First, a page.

In scenario 1, I assume that each island was colonized soon after formation and thus the olive reached Fuerteventura about 21 million years ago, Gran Canaria 7 million years later and Tenerife 7 million years after that. It so happens that the distances separating each of these three islands from their particular source population, including the distance from Fuerteventura to Morocco, where the ancestor of the Canary olive appears to have lived, are about the same (c. 100 km) and therefore the barriers to dispersal between each of these island populations and their source are approximately equal. Thus, there should have been three equivalent colonization events by olives in the first 14 million years of Canary Island history. At this rate, allowing for the fact that fractional colonization events are meaningless, we should expect olives to have colonized Fuerteventura a total of four or so times in its 21 million year history, Gran Canaria up to three times in 14 million years and Tenerife once or twice. In fact, the populations on these islands are monophyletic, showing that each was successfully colonized only once. The actual, combined colonization rate for all three islands was therefore between three-eights and three-tenths of that expected under scenario 1. Hypothesis 1 is inconsistent with this difference between observed and expected rates.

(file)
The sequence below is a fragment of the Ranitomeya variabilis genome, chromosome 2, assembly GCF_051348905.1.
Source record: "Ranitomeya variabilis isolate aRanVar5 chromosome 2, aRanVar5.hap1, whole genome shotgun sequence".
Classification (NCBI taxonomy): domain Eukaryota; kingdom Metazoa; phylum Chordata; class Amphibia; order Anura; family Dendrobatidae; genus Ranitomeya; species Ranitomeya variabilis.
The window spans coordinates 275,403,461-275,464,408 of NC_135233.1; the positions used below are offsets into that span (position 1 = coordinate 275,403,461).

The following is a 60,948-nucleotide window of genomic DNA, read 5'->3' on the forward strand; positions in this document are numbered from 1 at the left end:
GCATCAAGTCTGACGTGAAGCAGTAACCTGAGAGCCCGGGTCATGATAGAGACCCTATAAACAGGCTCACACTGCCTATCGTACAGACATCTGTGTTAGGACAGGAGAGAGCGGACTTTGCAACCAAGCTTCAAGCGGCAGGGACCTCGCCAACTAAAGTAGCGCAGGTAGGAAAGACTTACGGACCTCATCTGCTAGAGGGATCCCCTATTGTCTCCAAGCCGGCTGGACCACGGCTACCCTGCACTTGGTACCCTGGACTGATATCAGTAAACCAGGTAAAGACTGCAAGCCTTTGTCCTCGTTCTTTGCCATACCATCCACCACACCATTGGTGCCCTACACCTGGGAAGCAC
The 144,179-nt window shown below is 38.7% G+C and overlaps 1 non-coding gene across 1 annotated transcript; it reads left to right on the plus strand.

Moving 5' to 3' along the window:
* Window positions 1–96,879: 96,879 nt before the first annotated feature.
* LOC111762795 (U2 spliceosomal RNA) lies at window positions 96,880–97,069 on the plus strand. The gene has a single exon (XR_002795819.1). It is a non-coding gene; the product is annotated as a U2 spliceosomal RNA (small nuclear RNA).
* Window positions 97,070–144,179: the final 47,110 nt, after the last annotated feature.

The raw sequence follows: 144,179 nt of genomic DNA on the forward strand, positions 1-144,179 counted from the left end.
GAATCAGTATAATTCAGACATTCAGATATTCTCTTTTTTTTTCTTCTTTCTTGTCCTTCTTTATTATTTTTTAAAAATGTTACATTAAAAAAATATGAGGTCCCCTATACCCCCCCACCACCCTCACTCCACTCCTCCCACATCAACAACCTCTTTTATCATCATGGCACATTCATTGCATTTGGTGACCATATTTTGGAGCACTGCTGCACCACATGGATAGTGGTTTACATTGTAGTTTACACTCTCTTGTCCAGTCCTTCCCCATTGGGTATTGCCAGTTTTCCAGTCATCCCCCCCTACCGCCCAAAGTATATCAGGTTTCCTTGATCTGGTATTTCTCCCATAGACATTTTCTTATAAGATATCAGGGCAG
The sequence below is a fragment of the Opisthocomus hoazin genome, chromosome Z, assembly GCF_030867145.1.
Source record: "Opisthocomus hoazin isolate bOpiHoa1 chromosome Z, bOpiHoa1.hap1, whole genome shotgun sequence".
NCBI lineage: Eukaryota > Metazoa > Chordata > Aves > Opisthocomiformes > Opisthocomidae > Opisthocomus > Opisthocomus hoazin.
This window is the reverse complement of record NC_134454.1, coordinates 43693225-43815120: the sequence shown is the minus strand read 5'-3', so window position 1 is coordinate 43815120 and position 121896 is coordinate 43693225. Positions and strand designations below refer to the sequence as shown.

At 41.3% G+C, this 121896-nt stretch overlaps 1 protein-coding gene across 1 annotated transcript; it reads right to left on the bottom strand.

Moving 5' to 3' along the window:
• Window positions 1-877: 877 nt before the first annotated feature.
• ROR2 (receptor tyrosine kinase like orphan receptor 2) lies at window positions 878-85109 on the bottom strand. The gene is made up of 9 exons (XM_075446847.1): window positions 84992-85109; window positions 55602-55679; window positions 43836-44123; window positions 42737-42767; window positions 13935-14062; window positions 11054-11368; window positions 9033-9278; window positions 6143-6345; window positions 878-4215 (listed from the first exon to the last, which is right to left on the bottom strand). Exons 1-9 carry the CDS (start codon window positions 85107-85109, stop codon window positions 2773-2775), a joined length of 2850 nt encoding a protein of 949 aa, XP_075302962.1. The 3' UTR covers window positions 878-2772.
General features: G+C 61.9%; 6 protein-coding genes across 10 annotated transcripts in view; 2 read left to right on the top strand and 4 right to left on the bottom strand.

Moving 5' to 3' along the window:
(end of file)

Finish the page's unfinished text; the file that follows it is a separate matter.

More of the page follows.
In scenario 2, I assume that each island was colonized only recently, i.e. within the lifetime of La Palma (the youngest island where it is found). Because La Palma island is only 2 million years old, scenario 2 faces the problem of how to account for a sudden burst of colonization success in the last 2 million years, the olive having failed to colonize the older islands, that are also nearer Morocco, for over 10 million years previously. This too is inconsistent with hypothesis 1. Of course, the two scenarios described are extremes and some intermediate schedule of events is more likely, but intermediate scenarios simply suffer from combinations of the problems that afflict the extremes and are just as incompatible with hypothesis 1. I admit that these back-of-the-envelope calculations are crude and that source populations must have varied in size through time, that dispersal opportunities were probably not constant (and would vary between species), that some islands such as Tenerife have a complex history and structure and even that distances between islands and their sources may be greater now than in the past. However, the discrepancies between observed and expected colonization rates are so large that one would have to make more assumptions than I have done in making these calculations to reject my conclusion. It is more parsimonious to reject hypothesis 1 as an explanation of the monophyly of so many large Canarian endemic genera.